What do Healthy Jellyfish Look Like?

Jellyfish are strange and very foreign creatures. They’re often compared to alien spacecraft, and deservingly so. Unfortunately, these enigmatic creatures don’t have brains or mouths to tell us when they’re upset. As jellyfish guardians, we have to be able to tell the difference between a healthy jellyfish and a sick one.

For this post, we’re going to be using the Moon Jellyfish for all of our examples. Other species may vary slightly, but should be very similar.

What does a healthy jellyfish look like?

A healthy jellyfish should have an even, round bell. Their bodies should be fairly thick, and smooth. A happy moon Jellyfish will have hundreds of tiny fringe tentacles at the edge of the bell, and four mouth arms in the center. It should pulse once every few seconds.

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In the above photo, notice how there are tons of long, hair like tentacles at the edge of the bell. These “fringe tentacles” are a good indicator of health. They should be long, relaxed and flow smoothly as the jellyfish pulses. They do tend to retract these while eating, so don’t be alarmed if they temporarily disappear!

Also notice the width of the bell. This is exactly how wide a healthy Moon Jelly should be. Thinner ones are less nourished, and may not be getting enough nutrition. IMG_1013.jpg

Note that the bells are round and very smooth. The jellies maintain a sort of half circle form. They aren’t thin like plates, but also aren’t balled up into a sphere. Both extremes are bad signs.

We hope this post can be used as a reference guide for your own jellies at home. Stay tuned, as our next post will be on common jellyfish ills and ails.

At the Jellyfish warehouse, we put the highest level of effort and research to create happy and healthy jellyfish for the home aquarium. You can purchase your own here: Jellyfish Warehouse

Do Immortal Jellyfish Really Live Forever?

At the Jellyfish Warehouse, we get a lot of questions about the Immortal Jellyfish, Turritopsis nutricula. We’ve also had the chance to keep these lovely creatures twice. So do these odd jellyfish live up to their name or are they a just a sting?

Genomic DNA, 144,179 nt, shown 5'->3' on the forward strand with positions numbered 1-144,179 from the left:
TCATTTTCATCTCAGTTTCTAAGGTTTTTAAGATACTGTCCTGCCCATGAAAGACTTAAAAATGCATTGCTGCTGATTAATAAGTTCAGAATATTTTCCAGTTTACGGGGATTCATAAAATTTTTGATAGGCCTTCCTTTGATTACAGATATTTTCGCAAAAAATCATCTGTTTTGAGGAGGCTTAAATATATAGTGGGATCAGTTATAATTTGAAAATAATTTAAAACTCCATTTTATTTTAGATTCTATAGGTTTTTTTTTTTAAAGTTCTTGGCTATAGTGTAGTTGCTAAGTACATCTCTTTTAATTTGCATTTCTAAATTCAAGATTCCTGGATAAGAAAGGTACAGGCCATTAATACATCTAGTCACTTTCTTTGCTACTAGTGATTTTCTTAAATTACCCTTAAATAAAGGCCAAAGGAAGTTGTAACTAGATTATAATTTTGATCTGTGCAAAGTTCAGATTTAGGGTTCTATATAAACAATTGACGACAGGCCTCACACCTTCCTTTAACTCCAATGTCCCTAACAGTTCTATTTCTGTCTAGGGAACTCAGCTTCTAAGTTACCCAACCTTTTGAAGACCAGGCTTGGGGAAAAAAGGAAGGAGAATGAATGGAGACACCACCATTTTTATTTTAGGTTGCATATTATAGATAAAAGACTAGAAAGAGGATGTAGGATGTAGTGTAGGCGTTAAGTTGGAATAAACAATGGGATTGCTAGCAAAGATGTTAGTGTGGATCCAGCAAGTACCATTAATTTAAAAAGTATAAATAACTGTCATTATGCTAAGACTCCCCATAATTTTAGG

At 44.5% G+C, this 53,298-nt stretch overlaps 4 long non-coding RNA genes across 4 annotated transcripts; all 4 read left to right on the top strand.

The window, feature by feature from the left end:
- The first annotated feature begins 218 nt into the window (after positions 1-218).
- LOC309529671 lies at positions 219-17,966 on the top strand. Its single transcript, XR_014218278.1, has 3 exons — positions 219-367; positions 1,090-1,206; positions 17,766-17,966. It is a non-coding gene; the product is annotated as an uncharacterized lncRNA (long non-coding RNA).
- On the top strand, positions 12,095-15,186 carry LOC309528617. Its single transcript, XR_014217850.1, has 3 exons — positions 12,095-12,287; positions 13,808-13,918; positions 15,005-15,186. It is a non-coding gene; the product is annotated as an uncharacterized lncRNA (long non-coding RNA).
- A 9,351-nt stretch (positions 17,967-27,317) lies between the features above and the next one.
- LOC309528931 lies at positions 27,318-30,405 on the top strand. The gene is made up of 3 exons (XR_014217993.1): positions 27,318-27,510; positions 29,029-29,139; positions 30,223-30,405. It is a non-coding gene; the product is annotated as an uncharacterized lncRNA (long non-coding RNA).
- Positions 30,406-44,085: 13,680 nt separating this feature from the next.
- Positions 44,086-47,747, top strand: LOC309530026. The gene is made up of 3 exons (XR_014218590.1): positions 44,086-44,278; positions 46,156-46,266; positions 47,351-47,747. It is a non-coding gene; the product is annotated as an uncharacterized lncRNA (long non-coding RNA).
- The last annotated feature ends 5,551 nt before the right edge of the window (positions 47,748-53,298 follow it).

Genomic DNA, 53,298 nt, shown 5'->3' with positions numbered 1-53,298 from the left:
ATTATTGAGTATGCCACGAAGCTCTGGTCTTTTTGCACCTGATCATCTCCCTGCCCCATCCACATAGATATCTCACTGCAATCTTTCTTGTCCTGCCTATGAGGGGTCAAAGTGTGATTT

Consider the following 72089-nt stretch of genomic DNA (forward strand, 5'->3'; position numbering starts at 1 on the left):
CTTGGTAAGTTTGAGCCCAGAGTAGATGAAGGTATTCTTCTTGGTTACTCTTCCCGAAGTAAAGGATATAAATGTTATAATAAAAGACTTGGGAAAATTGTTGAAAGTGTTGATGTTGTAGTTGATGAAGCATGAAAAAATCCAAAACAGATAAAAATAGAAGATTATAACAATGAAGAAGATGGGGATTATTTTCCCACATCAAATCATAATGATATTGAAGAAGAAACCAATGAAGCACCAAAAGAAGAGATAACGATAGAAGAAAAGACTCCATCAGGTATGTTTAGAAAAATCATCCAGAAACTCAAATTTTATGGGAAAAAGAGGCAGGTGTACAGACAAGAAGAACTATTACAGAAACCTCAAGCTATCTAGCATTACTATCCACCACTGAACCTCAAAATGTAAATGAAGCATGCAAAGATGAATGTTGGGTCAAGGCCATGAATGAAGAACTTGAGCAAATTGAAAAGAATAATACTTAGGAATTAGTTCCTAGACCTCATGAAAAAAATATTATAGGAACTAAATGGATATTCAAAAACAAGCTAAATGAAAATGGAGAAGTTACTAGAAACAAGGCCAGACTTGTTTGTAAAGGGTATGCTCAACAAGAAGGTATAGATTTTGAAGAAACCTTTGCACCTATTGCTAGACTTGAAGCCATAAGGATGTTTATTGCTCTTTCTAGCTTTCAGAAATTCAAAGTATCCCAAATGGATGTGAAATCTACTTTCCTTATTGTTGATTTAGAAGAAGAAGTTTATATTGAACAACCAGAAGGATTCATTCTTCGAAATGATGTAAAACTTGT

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Turritopsis dohrnii on the left, and Turritopsis nutricula on the right.

The Immortal Jellyfish is a group of jellyfish, with two species being of interest. Turritopsis nutricula, and Turritopsis dohrnii. The first species there is native to the Atlantic Ocean, whereas the latter is found in Japan. These jellies have earned their immortal title through their odd and fascinating life cycle. As a human, you probably started as a baby, and then progressed into a child, a teen and finally an adult. What if you could transform right back into an infant? Turritopsis can do just that! They curl up into a ball and transform back into their larval polyp stage. From there, they can stay as polyps or transform back into jellyfish.

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This diagram shows the process of Turritopsis reverting back to the polyp stage.

So does this mean they are truly immortal? Well, scientists are not entirely sure how long these jellies can do this. So far, it seems like the answer is: indefinitely. These jellies can still die, however. If they are one-hit KO’ed, they will simply perish. The key is if they have been injured, but are able to escape. That injury is typically what initiates the process of reversing.

 

As scientists continue to study these enigmatic jellies, we
will begin to understand just how long they can live, and whether or not they can truly stop the clock.

 

You can buy your own pet jellyfish and jellyfish aquarium at our online store: Jellyfish Warehouse

 

Photo credits:

`http://i.imgur.com/DHafVdB.png

`http://www.reed.edu/biology/courses/BIO342/2011_syllabus/2011_websites/eric_van_baak_site/images/life_cycle.jpg

`http://a-z-animals.com/images/blog/immortal3.jpg